Today, we look for the inventor of the bicycle. The
University of Houston's College of Engineering
presents this series about the machines that make our
civilization run, and the people whose ingenuity
I'm so tired of priority
disputes. Ideas rise out of communities of creative
people. Priority is usually meaningless. Take the
bicycle: the first bicycle had two wheels with a
saddle to support the weight of a person walking.
When a German invented it in 1817, it was an
immediate hit. So English and French inventors
tried to claim it for their countries.
By 1867 the Michaux family in Paris was selling a
bike with a brilliantly simple innovation. It had a
crank pedal on the front wheel -- like the tricycle
you rode when you were three.
With that, bicycles became machines that could
really speed personal movement. Chains and
sprockets weren't perfected for another 20 years.
But already, by the late 1860s, the bicycle had
emerged as a practical new medium of personal
Now the plot thickens: histories credit a French
blacksmith, Pierre Michaux, with putting pedals on
bikes. My 1970 Britannica also
mentions a disgruntled mechanic, Pierre Lallement,
who (it says) left Michaux in 1866. He went to
America, where he got a patent for the pedal bike.
The Britannica does everything but
come out and say he stole the idea.
David Herlihy recently sent me a packet about the
Lallement Memorial Committee in Boston, where
Lallement died in 1891. His group has named a
bicycle path after him, and it's working on a
memorial. Herlihy doesn't claim to resolve old
priority disputes. Rather, he seeks to give a very
creative contributor his due.
Lallement began thinking about bicycles in 1862,
when he was only 19. That year he worked for a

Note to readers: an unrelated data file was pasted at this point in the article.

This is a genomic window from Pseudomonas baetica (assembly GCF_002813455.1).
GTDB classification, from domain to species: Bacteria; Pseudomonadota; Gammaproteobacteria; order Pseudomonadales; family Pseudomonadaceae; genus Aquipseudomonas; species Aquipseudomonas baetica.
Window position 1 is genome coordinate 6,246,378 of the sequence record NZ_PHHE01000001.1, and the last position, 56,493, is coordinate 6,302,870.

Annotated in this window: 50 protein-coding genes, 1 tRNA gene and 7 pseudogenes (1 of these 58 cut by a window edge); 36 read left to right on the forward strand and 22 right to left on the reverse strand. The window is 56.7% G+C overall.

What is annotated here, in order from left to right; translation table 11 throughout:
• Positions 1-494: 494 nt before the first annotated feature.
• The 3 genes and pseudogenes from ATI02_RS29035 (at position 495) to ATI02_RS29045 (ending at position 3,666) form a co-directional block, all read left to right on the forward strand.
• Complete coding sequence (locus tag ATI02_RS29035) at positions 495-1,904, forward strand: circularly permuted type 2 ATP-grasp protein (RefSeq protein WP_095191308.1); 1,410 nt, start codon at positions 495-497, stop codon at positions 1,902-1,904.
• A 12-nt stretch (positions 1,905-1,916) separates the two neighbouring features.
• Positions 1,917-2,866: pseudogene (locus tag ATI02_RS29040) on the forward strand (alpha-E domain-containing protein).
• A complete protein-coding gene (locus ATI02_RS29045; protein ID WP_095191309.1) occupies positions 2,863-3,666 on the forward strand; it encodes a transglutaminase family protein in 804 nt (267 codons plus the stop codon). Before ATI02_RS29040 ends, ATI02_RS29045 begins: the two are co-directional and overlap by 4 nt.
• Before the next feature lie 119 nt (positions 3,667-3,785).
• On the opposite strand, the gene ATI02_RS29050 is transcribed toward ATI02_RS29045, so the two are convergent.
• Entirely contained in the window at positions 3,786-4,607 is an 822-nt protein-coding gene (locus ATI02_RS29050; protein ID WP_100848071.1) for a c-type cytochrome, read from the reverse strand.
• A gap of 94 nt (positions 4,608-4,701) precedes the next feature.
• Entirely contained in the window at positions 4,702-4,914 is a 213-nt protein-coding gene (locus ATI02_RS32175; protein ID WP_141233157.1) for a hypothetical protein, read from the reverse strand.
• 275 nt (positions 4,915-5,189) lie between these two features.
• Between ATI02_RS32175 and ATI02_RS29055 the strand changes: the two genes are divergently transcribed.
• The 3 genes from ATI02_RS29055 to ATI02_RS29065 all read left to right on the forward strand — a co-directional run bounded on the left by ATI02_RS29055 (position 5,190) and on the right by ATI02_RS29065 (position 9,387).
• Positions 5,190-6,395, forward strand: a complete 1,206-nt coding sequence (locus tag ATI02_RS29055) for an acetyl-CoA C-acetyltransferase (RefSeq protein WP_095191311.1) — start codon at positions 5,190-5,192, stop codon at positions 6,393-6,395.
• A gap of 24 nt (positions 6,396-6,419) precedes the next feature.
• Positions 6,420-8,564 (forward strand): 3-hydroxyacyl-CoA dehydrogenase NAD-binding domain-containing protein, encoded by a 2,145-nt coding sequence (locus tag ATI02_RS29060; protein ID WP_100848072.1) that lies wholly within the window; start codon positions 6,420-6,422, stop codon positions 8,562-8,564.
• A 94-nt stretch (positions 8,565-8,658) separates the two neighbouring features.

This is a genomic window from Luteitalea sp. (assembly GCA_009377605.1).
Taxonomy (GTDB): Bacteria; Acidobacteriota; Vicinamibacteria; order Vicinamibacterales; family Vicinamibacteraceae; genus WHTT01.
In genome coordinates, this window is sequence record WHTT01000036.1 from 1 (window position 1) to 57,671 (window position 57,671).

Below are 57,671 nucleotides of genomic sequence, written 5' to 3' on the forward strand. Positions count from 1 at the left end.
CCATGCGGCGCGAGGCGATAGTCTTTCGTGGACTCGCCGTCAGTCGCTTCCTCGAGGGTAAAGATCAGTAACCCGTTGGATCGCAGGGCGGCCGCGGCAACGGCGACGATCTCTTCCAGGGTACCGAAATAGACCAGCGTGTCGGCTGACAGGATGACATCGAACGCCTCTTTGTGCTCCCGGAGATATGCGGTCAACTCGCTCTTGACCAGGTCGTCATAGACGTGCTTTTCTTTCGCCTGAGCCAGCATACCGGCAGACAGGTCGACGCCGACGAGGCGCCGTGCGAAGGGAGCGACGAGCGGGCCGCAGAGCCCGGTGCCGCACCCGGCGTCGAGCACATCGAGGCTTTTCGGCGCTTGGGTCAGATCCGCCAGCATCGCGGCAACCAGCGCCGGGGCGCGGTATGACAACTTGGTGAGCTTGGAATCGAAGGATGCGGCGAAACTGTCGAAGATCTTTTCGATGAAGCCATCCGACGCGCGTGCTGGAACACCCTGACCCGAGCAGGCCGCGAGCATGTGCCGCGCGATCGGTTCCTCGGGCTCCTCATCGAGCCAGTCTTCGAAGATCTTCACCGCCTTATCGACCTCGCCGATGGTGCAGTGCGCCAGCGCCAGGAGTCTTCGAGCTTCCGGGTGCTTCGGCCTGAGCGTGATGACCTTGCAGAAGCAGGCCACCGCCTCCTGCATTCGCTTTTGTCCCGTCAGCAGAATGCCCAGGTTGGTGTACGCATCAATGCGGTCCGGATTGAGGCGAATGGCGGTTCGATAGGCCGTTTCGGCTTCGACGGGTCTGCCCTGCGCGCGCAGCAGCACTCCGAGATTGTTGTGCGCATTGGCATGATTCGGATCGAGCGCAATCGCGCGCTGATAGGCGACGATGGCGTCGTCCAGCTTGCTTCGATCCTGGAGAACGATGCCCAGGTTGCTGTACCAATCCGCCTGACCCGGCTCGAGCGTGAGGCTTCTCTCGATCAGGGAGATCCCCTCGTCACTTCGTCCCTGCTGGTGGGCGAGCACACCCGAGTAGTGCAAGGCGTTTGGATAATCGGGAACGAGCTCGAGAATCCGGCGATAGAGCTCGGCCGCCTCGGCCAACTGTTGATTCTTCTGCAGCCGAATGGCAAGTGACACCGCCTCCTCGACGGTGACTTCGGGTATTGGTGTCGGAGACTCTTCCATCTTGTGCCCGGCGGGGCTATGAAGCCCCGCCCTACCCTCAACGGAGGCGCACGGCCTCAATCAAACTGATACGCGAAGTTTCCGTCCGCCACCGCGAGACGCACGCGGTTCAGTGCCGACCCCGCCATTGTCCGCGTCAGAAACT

company making wheelchairs and baby carriages. An
old ship manifest shows he came to America in 1865,
not 1866. And here he did get the first pedal-bike
The French eventually claimed the Michaux company
had produced 400 pedal bikes in 1865 -- that
Michaux got the idea back in 1861, from a
crank-driven grinding wheel. But records show no
evidence of bike production until 1867 -- two years
after Lallement left.
The old 1911 Britannica was probably
closer to the truth. It hinted that Lallement and a
younger Michaux, Ernest, collaborated. Herlihy digs
into French records and finds two brothers -- both
engineering students -- named Olivier. The Oliviers
seem to have engaged the elder Michaux to run a
bicycle factory for them. The Oliviers probably
worked with their young contemporary, Lallement,
before he came here -- and before they teamed up
So it's an old story. The closer we look, the more
people take part in invention. The French-American
dispute over credit only bends the truth and pulls
us all down. Meanwhile, Boston celebrates this
creative young immigrant. For, however the pedal
bike came into being, Pierre Lallement was
certainly part of it. And he, at the very least,
was first to show America what biking could be.
I'm John Lienhard, at the University of Houston,
where we're interested in the way inventive minds